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DanielS-1788 avatar image
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DanielS-1788 asked ·

Creating a GUI based on C++ library - best options?

Hello,
I've searched for information on this topic and I've not settled on a satisfying path forward.

I have several C/C++ libraries with specialized classes and variables. I am trying to figure out what is the best way to build a GUI.

I have experience with python/C# GUI creation, and usually stick to Python because it's faster and usually someone has written wrappers for a lot of APIs. The GUI does need to save variables (eg. as class members) and interpret data from user and output data to user in the form of strings or integers.

For APIs built on C++ I've explored a few options:

1) Use CLI/C++
Initially I thought this allows to directly combine C++ code within the .NET framework without having to write any wrappers or marshal data. As I dove deeper it seems that it's not quite that trivial. I would need a pretty good reference but also to understand if it's even worthwhile to learn this.

2) Use C# and wrap the C++

3) Use Python and wrap the C++

I really like how powerful Visual Studio is so I'm now thinking of doing 2), and suspect that I'm wasting my time with 1). This is something that I'll be doing very often so I might as well obtain this skillset (a lot of the instrument APIs that I use are C/C++ based).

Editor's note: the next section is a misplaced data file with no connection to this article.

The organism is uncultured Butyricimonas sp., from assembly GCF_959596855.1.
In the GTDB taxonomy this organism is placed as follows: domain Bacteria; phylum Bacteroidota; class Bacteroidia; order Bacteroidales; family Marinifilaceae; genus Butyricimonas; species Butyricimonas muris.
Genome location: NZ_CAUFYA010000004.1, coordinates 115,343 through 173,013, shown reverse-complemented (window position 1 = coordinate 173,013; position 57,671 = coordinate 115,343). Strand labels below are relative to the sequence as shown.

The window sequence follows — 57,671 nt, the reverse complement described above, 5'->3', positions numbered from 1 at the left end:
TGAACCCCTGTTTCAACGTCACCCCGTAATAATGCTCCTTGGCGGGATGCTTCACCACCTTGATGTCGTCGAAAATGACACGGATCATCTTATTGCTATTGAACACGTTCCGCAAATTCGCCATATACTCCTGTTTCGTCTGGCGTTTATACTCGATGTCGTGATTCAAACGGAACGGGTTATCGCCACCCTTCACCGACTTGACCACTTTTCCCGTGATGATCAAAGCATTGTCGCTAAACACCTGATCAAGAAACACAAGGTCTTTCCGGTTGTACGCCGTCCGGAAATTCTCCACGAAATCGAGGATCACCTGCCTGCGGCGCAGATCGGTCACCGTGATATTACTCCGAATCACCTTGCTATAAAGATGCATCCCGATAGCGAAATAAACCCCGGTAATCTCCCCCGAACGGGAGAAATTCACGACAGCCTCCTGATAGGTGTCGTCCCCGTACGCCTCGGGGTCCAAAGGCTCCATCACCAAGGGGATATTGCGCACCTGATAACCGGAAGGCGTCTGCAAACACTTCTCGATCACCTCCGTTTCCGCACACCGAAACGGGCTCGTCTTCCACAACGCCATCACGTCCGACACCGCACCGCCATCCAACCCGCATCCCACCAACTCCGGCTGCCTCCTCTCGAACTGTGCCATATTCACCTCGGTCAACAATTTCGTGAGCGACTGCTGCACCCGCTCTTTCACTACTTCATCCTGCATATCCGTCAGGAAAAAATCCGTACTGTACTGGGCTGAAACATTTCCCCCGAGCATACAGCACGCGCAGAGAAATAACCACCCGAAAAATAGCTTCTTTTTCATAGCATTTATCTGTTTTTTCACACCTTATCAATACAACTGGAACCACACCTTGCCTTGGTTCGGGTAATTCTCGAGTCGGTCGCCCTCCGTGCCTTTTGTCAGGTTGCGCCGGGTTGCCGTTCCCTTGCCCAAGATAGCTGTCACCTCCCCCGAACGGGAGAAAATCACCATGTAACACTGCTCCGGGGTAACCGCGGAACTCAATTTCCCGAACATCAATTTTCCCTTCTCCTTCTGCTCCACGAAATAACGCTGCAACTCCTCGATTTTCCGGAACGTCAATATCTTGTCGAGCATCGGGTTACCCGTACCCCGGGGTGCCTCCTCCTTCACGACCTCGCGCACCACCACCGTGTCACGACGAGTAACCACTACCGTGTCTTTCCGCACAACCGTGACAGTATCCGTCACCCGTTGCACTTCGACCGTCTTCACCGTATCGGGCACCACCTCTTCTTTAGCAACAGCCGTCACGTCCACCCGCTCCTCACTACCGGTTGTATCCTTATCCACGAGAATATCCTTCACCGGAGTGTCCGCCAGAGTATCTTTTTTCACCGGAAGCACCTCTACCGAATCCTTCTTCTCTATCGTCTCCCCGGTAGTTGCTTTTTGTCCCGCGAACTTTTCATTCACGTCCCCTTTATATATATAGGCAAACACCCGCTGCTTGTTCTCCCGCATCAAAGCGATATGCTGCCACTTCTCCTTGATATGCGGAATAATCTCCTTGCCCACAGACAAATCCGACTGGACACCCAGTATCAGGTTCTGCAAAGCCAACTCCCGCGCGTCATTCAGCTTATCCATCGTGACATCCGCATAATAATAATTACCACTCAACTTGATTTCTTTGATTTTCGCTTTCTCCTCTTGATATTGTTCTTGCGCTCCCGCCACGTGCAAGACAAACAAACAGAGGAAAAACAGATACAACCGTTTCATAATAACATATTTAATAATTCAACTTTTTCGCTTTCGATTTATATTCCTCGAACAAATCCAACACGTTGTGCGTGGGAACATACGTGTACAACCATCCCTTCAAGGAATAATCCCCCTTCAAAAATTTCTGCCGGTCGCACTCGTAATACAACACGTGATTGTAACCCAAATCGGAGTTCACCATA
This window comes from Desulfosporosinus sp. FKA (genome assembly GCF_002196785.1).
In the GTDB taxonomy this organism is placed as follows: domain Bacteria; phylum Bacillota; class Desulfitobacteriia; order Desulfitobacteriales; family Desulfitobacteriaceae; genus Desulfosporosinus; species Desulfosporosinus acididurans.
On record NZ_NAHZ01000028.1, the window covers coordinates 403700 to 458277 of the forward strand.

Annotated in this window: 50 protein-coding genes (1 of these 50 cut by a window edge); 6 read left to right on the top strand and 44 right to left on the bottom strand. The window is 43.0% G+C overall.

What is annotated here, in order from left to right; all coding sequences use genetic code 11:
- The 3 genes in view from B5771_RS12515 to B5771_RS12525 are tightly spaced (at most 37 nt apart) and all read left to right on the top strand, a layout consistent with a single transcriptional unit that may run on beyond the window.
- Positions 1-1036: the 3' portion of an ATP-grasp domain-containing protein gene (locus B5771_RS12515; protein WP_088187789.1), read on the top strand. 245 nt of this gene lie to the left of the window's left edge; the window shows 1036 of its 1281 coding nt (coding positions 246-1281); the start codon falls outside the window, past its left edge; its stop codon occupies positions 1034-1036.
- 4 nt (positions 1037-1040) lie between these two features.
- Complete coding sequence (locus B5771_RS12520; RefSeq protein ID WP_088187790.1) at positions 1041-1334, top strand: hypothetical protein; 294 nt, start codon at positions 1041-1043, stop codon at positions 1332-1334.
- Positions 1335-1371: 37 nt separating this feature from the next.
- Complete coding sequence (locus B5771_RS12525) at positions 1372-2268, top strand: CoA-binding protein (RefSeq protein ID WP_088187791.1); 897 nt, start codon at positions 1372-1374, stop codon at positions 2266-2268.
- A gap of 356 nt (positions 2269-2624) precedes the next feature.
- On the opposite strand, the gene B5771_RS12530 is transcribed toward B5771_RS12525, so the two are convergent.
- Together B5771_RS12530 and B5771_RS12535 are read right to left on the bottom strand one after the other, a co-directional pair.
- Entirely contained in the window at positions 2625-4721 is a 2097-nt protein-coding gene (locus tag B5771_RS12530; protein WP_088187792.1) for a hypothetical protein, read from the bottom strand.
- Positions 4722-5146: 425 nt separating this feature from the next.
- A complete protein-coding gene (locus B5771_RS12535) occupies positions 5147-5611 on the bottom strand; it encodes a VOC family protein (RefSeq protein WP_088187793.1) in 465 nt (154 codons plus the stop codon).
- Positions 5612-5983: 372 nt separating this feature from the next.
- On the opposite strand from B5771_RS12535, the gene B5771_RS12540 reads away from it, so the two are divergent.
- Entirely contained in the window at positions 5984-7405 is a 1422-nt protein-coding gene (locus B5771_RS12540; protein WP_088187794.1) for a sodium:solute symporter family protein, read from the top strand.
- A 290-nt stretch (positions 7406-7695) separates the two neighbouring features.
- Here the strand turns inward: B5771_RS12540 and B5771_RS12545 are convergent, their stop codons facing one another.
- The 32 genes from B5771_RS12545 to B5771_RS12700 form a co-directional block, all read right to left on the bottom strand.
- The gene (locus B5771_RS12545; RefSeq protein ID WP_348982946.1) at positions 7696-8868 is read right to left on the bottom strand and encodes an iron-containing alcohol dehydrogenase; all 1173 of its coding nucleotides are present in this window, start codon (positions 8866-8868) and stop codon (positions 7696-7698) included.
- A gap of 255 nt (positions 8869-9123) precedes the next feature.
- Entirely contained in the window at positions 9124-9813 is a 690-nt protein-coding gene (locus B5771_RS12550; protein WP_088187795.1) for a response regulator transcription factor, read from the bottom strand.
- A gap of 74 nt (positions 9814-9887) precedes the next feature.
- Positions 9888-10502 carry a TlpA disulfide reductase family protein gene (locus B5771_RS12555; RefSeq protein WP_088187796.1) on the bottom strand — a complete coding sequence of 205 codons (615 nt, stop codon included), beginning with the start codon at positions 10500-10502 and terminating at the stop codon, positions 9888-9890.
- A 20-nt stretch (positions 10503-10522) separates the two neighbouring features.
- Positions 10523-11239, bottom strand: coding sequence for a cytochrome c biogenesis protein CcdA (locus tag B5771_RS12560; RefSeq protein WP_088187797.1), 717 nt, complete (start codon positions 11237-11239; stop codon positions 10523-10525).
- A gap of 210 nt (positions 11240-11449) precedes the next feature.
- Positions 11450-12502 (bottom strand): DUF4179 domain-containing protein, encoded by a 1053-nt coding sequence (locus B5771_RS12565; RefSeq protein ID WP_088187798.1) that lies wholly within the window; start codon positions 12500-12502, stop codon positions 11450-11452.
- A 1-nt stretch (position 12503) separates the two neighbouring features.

Thanks for checking this out.

dotnet-csharpc++dotnet-runtimewinapi-ui
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JeanineZhang-MSFT avatar image
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JeanineZhang-MSFT answered ·

Hi,

c++/cli is a great language for writing a large component which interops between native and managed code.And Provides a fast(er) conversion path from a purely native C++ code base to a purely managed one.

If you want to use c++ api in c# code, as far as I'm concerned, you couldn't achieve it without c++/cli.

You could use P/Invoke to call functions in c++ dll. You could also try to use c++ com Interop. For more details I suggest you could refer to the links:
https://docs.microsoft.com/en-us/cpp/dotnet/calling-native-functions-from-managed-code?view=msvc-160
https://docs.microsoft.com/en-us/cpp/dotnet/native-and-dotnet-interoperability?view=msvc-160

About Python, I suggest you could post the related threads on the Python forum.

Best Regards,

Jeanine



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I've been doing more reading and I've tried to find a good guide on CL/C++ that teaches it from the ground up in detail. I think you are right, this might be the best option here.

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@DanielS-1788


I suggest you could start from this Doc:.NET programming with C++/CLI


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SimpleSamples avatar image
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SimpleSamples answered ·

See my Managed C++ Wrapper For Unmanaged Code. You could develop a GUI using C# then use C++/CLI to interface with C++. It is good that you want to make an investment by learning appropriate technology. The advantage of using C# is that Microsoft did not design .Net to work well with C++ but otherwise .Net is good for GUI development.

Also note that I see both terms, C++/CLR and C++/CLI, that I think are the same thing. My article uses the terms Managed C++ and C++/CLR but the standard is C++/CLI.


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